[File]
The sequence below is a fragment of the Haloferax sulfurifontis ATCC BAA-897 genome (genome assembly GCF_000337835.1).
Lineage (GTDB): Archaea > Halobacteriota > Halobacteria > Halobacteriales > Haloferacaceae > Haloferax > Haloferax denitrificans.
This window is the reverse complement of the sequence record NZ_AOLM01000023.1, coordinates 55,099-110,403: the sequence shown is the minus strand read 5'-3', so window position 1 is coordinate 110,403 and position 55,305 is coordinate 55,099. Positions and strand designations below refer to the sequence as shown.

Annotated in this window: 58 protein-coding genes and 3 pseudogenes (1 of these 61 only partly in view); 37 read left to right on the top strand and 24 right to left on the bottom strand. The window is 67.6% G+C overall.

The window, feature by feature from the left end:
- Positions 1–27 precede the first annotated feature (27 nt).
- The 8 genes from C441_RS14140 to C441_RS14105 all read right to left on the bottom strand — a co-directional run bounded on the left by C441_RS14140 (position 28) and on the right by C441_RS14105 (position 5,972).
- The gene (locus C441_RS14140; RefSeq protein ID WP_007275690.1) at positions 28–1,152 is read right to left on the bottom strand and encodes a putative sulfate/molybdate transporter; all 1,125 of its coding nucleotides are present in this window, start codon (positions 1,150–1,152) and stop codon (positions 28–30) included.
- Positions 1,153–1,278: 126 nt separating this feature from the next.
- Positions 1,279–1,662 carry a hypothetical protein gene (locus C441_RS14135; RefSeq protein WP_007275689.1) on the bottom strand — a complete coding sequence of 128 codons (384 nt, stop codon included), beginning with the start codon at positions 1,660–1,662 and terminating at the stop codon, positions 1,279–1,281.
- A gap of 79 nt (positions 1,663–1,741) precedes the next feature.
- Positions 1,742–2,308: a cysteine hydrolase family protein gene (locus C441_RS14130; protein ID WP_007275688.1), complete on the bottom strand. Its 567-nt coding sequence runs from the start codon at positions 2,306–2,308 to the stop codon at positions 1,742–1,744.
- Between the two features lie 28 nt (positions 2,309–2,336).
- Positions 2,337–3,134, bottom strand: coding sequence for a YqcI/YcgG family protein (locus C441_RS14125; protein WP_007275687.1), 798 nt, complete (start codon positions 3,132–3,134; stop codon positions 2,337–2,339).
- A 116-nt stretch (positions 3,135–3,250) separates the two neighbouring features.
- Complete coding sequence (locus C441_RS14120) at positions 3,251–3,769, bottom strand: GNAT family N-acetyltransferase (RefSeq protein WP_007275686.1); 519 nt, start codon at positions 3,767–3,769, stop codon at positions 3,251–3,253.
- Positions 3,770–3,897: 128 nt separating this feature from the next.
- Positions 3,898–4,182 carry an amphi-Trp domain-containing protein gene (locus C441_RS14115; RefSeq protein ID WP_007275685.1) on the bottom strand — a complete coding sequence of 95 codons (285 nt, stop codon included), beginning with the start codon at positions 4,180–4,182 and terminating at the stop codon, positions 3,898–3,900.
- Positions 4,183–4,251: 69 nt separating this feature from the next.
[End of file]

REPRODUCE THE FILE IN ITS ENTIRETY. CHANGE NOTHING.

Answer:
The sequence below is a fragment of the Haloferax sulfurifontis ATCC BAA-897 genome (genome assembly GCF_000337835.1).
Lineage (GTDB): Archaea > Halobacteriota > Halobacteria > Halobacteriales > Haloferacaceae > Haloferax > Haloferax denitrificans.
This window is the reverse complement of the sequence record NZ_AOLM01000023.1, coordinates 55,099-110,403: the sequence shown is the minus strand read 5'-3', so window position 1 is coordinate 110,403 and position 55,305 is coordinate 55,099. Positions and strand designations below refer to the sequence as shown.

Annotated in this window: 58 protein-coding genes and 3 pseudogenes (1 of these 61 only partly in view); 37 read left to right on the top strand and 24 right to left on the bottom strand. The window is 67.6% G+C overall.

The window, feature by feature from the left end:
- Positions 1–27 precede the first annotated feature (27 nt).
- The 8 genes from C441_RS14140 to C441_RS14105 all read right to left on the bottom strand — a co-directional run bounded on the left by C441_RS14140 (position 28) and on the right by C441_RS14105 (position 5,972).
- The gene (locus C441_RS14140; RefSeq protein ID WP_007275690.1) at positions 28–1,152 is read right to left on the bottom strand and encodes a putative sulfate/molybdate transporter; all 1,125 of its coding nucleotides are present in this window, start codon (positions 1,150–1,152) and stop codon (positions 28–30) included.
- Positions 1,153–1,278: 126 nt separating this feature from the next.
- Positions 1,279–1,662 carry a hypothetical protein gene (locus C441_RS14135; RefSeq protein WP_007275689.1) on the bottom strand — a complete coding sequence of 128 codons (384 nt, stop codon included), beginning with the start codon at positions 1,660–1,662 and terminating at the stop codon, positions 1,279–1,281.
- A gap of 79 nt (positions 1,663–1,741) precedes the next feature.
- Positions 1,742–2,308: a cysteine hydrolase family protein gene (locus C441_RS14130; protein ID WP_007275688.1), complete on the bottom strand. Its 567-nt coding sequence runs from the start codon at positions 2,306–2,308 to the stop codon at positions 1,742–1,744.
- Between the two features lie 28 nt (positions 2,309–2,336).
- Positions 2,337–3,134, bottom strand: coding sequence for a YqcI/YcgG family protein (locus C441_RS14125; protein WP_007275687.1), 798 nt, complete (start codon positions 3,132–3,134; stop codon positions 2,337–2,339).
- A 116-nt stretch (positions 3,135–3,250) separates the two neighbouring features.
- Complete coding sequence (locus C441_RS14120) at positions 3,251–3,769, bottom strand: GNAT family N-acetyltransferase (RefSeq protein WP_007275686.1); 519 nt, start codon at positions 3,767–3,769, stop codon at positions 3,251–3,253.
- Positions 3,770–3,897: 128 nt separating this feature from the next.
- Positions 3,898–4,182 carry an amphi-Trp domain-containing protein gene (locus C441_RS14115; RefSeq protein ID WP_007275685.1) on the bottom strand — a complete coding sequence of 95 codons (285 nt, stop codon included), beginning with the start codon at positions 4,180–4,182 and terminating at the stop codon, positions 3,898–3,900.
- Positions 4,183–4,251: 69 nt separating this feature from the next.